Just as in life, both “fast” and “slow” thinking are also critical to working successfully in teams, but when “fast” thinking leads to the development of biases, that also creates problems.

Let me give you an example from my own experience that balances “fast” and “slow” thinking.

“Fast” And “Slow” Thinking In Practice

In my clinical practice, I work with a medical team tasked to perform the most complicated neurosurgical procedure: awake craniotomy.

It sounds rather horrifying, but has been in practice for nearly 100 years. During this surgery, a patient with a brain tumor near important brain tissue – used for speech or movement or math – is awakened during the surgery to help monitor their status (as opposed to removing the tumor under general anesthesia and hoping for the best). A team of ten to fifteen medical professionals are in the room during this complex surgery, including anesthesiologists, surgeons, nurses, and me, monitoring the patient status on a moment by moment basis.

I have many sensitive tools to bring to bear in my assessment of the patient during this 1-2 hour procedure: specific pictures to name, motor tests of strength and dexterity, visual tests to assess reading, and calculation tasks – all designed to tap specific areas of the brain that might be affected during surgery. The goal of the surgery is to get as much tumor out, while causing the minimum in behavioral impact (such as language loss, or arm weakness). We have performed over 50 of these operations successfully in the last 2 years, and the neurosurgeon relies on me to tell him when to stop – when the cost of brain surgery is exceeding the potential benefit. How do I know when to stop?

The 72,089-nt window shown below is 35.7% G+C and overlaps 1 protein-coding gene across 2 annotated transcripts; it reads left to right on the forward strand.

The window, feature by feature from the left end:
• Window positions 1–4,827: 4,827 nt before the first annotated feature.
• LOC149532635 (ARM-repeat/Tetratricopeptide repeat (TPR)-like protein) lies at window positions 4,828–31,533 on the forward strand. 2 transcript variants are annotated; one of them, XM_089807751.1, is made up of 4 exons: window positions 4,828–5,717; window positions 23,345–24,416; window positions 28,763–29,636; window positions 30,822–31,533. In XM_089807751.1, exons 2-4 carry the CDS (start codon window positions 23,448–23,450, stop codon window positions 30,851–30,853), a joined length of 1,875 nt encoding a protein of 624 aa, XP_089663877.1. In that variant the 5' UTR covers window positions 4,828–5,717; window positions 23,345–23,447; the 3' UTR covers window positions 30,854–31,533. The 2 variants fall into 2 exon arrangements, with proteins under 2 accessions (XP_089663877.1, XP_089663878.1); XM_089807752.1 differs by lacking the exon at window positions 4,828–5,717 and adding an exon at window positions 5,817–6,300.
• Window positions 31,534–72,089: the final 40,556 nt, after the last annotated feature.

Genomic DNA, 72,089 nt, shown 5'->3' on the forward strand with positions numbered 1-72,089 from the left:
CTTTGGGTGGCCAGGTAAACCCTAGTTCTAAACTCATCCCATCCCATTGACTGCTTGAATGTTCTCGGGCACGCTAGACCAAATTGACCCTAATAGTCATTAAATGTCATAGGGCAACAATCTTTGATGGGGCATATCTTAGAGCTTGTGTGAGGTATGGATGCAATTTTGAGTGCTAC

Thankfully, the many tests that I bring to surgery have been used with thousands of patients in past surgeries to ensure that “slow thinking” predominates during my assessment. However, that is not the whole story. The neurosurgeon with whom I work, once asked me: “how did you know to tell me to stop?” with a particular patient. I could not tell him, as it was just a “feeling” or “intuition.” There was certainly a noticeable decline in his performance, but that wasn’t all: there was something in his eyes that “looked” different, like he wasn’t completely with me anymore. The “canary in the coal mine” sang, and I made the decision to stop. It was the right decision, and the patient enjoys all of his faculties to this day, with “maximal tumor resection” having been achieved.